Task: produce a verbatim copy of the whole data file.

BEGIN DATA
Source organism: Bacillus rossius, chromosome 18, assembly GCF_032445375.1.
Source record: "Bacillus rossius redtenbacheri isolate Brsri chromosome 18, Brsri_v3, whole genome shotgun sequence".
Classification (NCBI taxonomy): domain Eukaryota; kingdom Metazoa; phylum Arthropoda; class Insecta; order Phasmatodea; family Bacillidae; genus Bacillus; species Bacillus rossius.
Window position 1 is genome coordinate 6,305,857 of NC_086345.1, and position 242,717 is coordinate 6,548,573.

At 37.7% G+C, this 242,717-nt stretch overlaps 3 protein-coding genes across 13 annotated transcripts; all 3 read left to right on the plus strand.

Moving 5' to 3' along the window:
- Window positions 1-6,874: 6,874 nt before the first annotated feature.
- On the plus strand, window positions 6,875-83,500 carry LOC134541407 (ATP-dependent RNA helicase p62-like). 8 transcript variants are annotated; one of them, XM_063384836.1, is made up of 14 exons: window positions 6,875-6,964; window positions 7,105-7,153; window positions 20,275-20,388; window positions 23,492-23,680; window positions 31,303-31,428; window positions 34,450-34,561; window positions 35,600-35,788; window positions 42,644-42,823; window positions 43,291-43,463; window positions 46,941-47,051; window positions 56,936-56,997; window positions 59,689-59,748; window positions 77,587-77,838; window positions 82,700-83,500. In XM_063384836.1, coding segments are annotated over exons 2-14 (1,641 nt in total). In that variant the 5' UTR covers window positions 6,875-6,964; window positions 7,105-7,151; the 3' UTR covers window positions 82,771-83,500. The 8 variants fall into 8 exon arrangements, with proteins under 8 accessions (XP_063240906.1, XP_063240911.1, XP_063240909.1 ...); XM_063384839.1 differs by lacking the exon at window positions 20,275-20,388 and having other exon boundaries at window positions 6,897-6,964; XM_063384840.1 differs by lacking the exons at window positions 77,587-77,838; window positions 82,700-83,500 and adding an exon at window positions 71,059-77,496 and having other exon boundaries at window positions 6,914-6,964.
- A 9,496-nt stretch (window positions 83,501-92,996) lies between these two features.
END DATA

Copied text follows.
Source organism: Bacillus rossius, chromosome 18, assembly GCF_032445375.1.
Source record: "Bacillus rossius redtenbacheri isolate Brsri chromosome 18, Brsri_v3, whole genome shotgun sequence".
Classification (NCBI taxonomy): domain Eukaryota; kingdom Metazoa; phylum Arthropoda; class Insecta; order Phasmatodea; family Bacillidae; genus Bacillus; species Bacillus rossius.
Window position 1 is genome coordinate 6,305,857 of NC_086345.1, and position 242,717 is coordinate 6,548,573.

At 37.7% G+C, this 242,717-nt stretch overlaps 3 protein-coding genes across 13 annotated transcripts; all 3 read left to right on the plus strand.

Moving 5' to 3' along the window:
- Window positions 1-6,874: 6,874 nt before the first annotated feature.
- On the plus strand, window positions 6,875-83,500 carry LOC134541407 (ATP-dependent RNA helicase p62-like). 8 transcript variants are annotated; one of them, XM_063384836.1, is made up of 14 exons: window positions 6,875-6,964; window positions 7,105-7,153; window positions 20,275-20,388; window positions 23,492-23,680; window positions 31,303-31,428; window positions 34,450-34,561; window positions 35,600-35,788; window positions 42,644-42,823; window positions 43,291-43,463; window positions 46,941-47,051; window positions 56,936-56,997; window positions 59,689-59,748; window positions 77,587-77,838; window positions 82,700-83,500. In XM_063384836.1, coding segments are annotated over exons 2-14 (1,641 nt in total). In that variant the 5' UTR covers window positions 6,875-6,964; window positions 7,105-7,151; the 3' UTR covers window positions 82,771-83,500. The 8 variants fall into 8 exon arrangements, with proteins under 8 accessions (XP_063240906.1, XP_063240911.1, XP_063240909.1 ...); XM_063384839.1 differs by lacking the exon at window positions 20,275-20,388 and having other exon boundaries at window positions 6,897-6,964; XM_063384840.1 differs by lacking the exons at window positions 77,587-77,838; window positions 82,700-83,500 and adding an exon at window positions 71,059-77,496 and having other exon boundaries at window positions 6,914-6,964.
- A 9,496-nt stretch (window positions 83,501-92,996) lies between these two features.